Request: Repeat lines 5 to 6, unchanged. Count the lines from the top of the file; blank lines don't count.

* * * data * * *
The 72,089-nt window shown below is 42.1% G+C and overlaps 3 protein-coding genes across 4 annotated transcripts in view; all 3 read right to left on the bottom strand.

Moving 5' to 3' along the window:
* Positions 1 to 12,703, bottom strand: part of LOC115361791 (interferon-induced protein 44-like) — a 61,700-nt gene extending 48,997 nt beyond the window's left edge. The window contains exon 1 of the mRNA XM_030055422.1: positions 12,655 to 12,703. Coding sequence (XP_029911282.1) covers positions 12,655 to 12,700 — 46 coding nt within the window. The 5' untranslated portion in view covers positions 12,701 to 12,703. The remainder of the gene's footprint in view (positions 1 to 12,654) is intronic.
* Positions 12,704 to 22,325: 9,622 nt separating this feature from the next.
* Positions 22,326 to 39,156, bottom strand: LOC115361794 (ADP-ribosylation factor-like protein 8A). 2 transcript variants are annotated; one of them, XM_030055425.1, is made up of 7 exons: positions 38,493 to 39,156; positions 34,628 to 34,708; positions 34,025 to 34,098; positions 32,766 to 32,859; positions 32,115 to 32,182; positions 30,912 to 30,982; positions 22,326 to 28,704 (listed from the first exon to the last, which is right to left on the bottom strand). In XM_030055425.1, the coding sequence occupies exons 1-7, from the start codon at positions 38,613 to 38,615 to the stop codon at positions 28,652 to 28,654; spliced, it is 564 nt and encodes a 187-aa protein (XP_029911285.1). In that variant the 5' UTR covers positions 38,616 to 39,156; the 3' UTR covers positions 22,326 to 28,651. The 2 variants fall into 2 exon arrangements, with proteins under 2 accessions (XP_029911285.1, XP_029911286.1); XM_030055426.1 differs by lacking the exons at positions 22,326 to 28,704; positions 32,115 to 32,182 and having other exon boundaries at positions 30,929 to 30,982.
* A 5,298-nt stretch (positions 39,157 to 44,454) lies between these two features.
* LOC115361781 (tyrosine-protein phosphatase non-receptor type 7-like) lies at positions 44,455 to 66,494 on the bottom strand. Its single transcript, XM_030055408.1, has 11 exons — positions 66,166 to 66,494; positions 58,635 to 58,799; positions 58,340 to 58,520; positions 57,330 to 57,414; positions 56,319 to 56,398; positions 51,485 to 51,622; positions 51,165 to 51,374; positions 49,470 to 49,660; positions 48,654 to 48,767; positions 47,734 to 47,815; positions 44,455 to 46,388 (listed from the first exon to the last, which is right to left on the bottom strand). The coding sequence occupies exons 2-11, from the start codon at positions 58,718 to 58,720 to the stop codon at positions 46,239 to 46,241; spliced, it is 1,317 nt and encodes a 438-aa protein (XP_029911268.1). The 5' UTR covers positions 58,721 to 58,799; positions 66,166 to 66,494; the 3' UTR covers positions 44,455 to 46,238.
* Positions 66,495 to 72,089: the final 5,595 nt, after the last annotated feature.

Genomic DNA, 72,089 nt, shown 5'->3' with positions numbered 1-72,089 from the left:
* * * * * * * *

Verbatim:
* Positions 22,326 to 39,156, bottom strand: LOC115361794 (ADP-ribosylation factor-like protein 8A). 2 transcript variants are annotated; one of them, XM_030055425.1, is made up of 7 exons: positions 38,493 to 39,156; positions 34,628 to 34,708; positions 34,025 to 34,098; positions 32,766 to 32,859; positions 32,115 to 32,182; positions 30,912 to 30,982; positions 22,326 to 28,704 (listed from the first exon to the last, which is right to left on the bottom strand). In XM_030055425.1, the coding sequence occupies exons 1-7, from the start codon at positions 38,613 to 38,615 to the stop codon at positions 28,652 to 28,654; spliced, it is 564 nt and encodes a 187-aa protein (XP_029911285.1). In that variant the 5' UTR covers positions 38,616 to 39,156; the 3' UTR covers positions 22,326 to 28,651. The 2 variants fall into 2 exon arrangements, with proteins under 2 accessions (XP_029911285.1, XP_029911286.1); XM_030055426.1 differs by lacking the exons at positions 22,326 to 28,704; positions 32,115 to 32,182 and having other exon boundaries at positions 30,929 to 30,982.
* A 5,298-nt stretch (positions 39,157 to 44,454) lies between these two features.